Like the saltpans that inspired its name, SALT will enrich Our Kaka‘ako. In this case, it will be with a public art program.
Text by James Charisma | Image by John Hook
When SALT, the new restaurant and retail center in Our Kaka‘ako, opens in late 2015, it will debut with more than 12 massive works of site-specific public art. The canvases will range from building and alley walls to the entire facade of a parking garage. These creations are intended to serve not only as the face of the new shopping hub, but also as its spirit.
“We have a saying in Hawaiian, ‘E pū pa‘akai kākou,’ says Keoni Kelekolio, Kamehameha School’s director of Hawaiian language advancement. “It literally translates to, ‘Let’s share salt,’ but can be interpreted to mean, ‘Come as you are, bring what you have,’ as all contributions to a meal are accepted and valuable, no matter how humble. Today we’d say, ‘Don’t worry, no shame, just come.’ This is the same casual feeling we want at SALT, where people can meet, share ideas, talents, and food.”
Named for the fishponds and numerous pa‘akai (salt) pans that were abundant in Ka‘ākaukukui, known today as Kaka‘ako, SALT will span an impressive 65,000 square feet. The center is designed to serve the residents living within the area, and to contribute funding to Kamehameha Schools’ educational initiatives statewide.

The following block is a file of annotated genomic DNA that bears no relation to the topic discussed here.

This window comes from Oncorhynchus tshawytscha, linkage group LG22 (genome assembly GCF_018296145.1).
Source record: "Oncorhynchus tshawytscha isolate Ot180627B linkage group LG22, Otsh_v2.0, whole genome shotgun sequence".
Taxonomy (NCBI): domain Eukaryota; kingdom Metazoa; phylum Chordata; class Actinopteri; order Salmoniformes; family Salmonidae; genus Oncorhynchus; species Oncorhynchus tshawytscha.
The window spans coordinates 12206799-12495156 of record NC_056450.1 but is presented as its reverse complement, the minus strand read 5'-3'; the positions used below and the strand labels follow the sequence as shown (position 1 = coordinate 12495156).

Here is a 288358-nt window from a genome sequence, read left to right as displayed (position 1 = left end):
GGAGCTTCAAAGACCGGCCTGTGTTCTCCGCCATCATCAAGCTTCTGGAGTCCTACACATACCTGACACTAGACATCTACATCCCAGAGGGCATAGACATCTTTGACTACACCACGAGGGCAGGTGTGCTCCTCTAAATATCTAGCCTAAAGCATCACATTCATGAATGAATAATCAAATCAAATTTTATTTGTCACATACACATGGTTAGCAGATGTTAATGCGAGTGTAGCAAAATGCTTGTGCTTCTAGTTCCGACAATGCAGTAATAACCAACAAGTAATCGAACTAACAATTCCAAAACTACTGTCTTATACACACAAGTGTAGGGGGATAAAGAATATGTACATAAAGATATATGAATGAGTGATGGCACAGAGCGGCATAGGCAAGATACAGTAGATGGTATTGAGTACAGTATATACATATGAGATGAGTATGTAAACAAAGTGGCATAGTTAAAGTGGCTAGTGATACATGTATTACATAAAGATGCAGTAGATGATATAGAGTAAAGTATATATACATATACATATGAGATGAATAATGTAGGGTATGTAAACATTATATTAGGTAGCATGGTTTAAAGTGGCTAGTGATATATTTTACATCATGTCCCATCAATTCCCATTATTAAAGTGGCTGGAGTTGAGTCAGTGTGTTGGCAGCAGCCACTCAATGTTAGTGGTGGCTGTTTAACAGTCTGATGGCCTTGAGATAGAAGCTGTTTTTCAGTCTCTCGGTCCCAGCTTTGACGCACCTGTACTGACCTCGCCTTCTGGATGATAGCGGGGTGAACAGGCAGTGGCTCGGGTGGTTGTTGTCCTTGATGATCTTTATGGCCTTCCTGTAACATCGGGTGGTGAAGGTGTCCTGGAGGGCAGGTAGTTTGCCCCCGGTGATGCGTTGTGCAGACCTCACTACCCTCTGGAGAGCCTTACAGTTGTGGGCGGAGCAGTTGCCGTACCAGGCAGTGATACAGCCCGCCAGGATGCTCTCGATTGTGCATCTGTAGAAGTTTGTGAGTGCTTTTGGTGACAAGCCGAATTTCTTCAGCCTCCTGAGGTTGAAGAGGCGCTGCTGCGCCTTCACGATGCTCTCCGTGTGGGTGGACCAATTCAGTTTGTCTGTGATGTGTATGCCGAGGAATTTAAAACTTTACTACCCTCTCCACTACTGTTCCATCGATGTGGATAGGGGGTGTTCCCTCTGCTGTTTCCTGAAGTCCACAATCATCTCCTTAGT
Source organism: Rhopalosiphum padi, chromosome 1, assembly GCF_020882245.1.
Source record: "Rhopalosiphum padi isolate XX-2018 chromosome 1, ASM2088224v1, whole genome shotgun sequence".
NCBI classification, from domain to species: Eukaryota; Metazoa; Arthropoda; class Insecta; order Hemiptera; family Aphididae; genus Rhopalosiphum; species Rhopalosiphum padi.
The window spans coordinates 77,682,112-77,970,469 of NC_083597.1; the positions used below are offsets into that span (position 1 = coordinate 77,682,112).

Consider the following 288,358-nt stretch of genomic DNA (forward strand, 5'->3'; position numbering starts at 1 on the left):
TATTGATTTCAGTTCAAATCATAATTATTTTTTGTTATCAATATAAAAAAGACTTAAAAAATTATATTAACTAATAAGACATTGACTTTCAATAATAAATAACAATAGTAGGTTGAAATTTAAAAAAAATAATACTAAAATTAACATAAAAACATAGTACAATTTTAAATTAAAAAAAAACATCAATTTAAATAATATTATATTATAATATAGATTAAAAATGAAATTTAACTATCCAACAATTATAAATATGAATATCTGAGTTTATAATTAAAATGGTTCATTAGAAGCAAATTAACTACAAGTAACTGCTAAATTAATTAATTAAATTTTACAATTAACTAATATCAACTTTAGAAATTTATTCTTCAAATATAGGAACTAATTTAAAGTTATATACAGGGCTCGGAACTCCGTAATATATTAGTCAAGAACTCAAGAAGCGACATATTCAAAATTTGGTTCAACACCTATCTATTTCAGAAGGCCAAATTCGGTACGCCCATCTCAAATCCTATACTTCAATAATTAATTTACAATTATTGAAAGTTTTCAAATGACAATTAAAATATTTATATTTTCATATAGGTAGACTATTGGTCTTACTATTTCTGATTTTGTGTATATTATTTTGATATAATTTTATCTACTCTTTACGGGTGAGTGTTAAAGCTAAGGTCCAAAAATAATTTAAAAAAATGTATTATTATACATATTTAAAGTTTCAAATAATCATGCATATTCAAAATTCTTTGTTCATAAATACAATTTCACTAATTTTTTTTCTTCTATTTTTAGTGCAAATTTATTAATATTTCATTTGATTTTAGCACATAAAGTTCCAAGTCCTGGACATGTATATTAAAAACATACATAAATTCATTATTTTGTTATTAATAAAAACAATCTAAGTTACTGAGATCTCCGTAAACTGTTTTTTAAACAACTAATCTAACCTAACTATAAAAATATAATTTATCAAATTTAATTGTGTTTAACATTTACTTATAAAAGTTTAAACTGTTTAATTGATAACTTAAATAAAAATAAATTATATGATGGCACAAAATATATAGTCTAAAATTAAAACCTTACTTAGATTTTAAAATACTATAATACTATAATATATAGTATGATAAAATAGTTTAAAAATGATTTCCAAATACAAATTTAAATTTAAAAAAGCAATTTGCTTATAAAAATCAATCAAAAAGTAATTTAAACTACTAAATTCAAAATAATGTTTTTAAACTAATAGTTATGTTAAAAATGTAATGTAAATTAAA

Another part of SALT’s purpose is to recognize and reflect upon the history of the Kaka‘ako region: It was first a home base to King Kamehameha I and his court, and then an important place for Native Hawaiian agriculture. Here, the spirit of industry lives on. The commissioned pieces of artwork for SALT will serve as a creative narrative for the future.
“We want every courtyard, nook, and alley at SALT to be interesting and discoverable,” Paul Kay, Kamehameha Schools director of development, said in an April press release announcing the public call for artists. “The art, architecture, and industry will combine to tell the story of what was here before us and also be a space to create new stories too.”
Managing the call for artists is Hazel Go of WCIT Architecture. She says that the public works have an opportunity to bring the community together. “From what I’ve seen happening in Kaka‘ako and with groups like Pow! Wow!, it’s apparent that art has not only beautified the facade of businesses in the area, but helps to tell the tale of a community,” Go said. “Whether working together to create art, enjoying an art exhibition, or just looking at a mural, it’s a great conversation starter.”
Kamehameha Schools seems to agree, committing $280,000 for the 12 works, even though the art may change five years down the line. “The work is intended to be a sign of the times,” Go explains. “It makes the streets more walkable and it’s good for physical health, emotional health. It encourages people to come together and helps create energy.”
SALT at Our Kaka’ako, located at Keawe and Auahi streets, will open late 2015. For more information, visit ourkakaako.com/salt.